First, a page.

The Hayes twins are to be commended for recognising the hook for a project that had been knocking around for more than a decade was to bring the Warrens to the centre. Otherwise, no wonder studios were passing on yet another indistinct possession/haunting storyline. With the duo leading the attention shifts to what sets this case apart to those experienced with the matters unknown; when the family were the focus, its just a sub-Poltergeist, sub-Amityville affair (of course, the Warrens inspired that latter movie too). Several articles have been written suggesting The Conjuring taps a vein of misogyny through setting up the antagonist as former witch now house and body-haunter. Worse still, it’s a slap in the face to the unjustly accused at the Salem trials. This is a ludicrous argument, given the broad canvas of possible subjects of evil in the annals of horror. Indeed, any crimes of The Conjuring with regard to the depiction of women seem quite innocuous in the context of the genre’s history The Salem connection makes a grand leap; that the Salem “witches” were innocent, therefore in horror movies all witches should be treated as innocent. But it is, perhaps, surprising – and underlines the movie’s Christian undercurrent – that no qualification is made for the “evil witch” in a post-Wiccan environment. The word has undergone rehabilitation in recent decades, and one only has to watch an episode of Buffy to know that care is generally taken to differentiate between the good (white witch) and the dark path.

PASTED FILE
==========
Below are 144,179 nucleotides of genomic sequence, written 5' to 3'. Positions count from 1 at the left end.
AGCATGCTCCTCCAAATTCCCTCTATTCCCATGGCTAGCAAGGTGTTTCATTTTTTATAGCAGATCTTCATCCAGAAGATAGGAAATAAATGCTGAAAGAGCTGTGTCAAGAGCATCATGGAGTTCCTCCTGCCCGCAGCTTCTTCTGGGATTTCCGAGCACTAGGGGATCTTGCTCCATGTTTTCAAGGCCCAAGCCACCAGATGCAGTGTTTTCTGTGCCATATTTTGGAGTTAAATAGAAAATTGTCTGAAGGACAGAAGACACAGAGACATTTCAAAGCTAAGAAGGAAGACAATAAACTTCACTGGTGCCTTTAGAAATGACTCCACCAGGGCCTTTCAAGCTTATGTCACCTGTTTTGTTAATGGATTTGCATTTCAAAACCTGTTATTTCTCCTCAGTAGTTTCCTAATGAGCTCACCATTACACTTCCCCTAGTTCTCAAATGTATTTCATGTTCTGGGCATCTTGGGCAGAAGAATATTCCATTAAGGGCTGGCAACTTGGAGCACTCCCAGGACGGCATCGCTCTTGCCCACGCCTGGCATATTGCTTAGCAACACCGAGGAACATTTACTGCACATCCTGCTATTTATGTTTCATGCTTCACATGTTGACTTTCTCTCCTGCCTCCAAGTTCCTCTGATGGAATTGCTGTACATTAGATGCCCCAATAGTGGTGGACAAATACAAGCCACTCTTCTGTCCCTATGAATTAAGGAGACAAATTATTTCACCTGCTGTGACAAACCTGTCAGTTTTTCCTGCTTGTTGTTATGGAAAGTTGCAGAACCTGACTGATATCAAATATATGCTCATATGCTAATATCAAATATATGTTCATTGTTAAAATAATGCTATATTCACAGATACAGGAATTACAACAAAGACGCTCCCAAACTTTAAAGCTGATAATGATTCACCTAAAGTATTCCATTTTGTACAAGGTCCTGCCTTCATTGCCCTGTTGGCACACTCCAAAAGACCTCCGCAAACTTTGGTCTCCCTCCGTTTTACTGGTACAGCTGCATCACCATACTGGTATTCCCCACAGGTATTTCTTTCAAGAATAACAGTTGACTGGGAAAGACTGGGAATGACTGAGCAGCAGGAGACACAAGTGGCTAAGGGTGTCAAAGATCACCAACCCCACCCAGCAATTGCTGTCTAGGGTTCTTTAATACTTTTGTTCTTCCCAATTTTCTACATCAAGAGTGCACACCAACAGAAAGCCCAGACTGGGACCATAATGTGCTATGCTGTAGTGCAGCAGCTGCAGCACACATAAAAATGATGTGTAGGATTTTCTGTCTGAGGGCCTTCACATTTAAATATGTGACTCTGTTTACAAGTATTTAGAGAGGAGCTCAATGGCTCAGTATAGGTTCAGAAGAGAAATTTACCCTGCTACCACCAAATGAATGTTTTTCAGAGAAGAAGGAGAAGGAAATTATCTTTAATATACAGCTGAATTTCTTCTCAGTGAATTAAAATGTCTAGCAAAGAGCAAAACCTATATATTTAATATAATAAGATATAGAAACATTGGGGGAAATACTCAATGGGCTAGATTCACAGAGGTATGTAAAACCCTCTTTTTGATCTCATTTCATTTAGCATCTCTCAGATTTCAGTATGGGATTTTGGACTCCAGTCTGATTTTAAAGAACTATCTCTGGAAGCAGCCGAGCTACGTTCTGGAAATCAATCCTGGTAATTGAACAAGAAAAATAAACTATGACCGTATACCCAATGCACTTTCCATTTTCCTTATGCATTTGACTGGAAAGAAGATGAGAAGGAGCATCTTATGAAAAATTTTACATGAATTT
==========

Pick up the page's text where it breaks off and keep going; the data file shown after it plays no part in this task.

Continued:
Where the Hayes boys misfire isn’t really with the standard trop of the evil witch and the haunted family, it’s in the lack of insight into the Warrens themselves. They’ve affirmed that they wrote the script as believers, so I guess an unbiased approach would be too much to ask. Blatty managed spirited theological debate in Exorcist III: Legion, and didn’t short-change the scares either. The Conjuring has its protagonists give regular lectures at universities and use cutting-edge techniques with respect to recording devices and analysis of supernatural presences.
So this is really a no-frills scary movie masquerading as one with a bit more substance. It boasts the importance of a “true story” and leads Patrick Wilson (as Ed) and Farmiga deliver intelligent, low-key performances (with magnificent wardrobes and hair) that encourage you to forget the clunky dialogue. But this is a cheat. The couple’s beliefs amount to a couple of sentences, and there’s no interest in viewing their assumptions, methods or background (no doubt that dark encounter Lorraine has will be included in a sequel at some point) with a critical eye. None of this is essential to a skilfully made fear-fest but, like I say, it is settling for fast food when there was an opportunity to take in a first-class restaurant.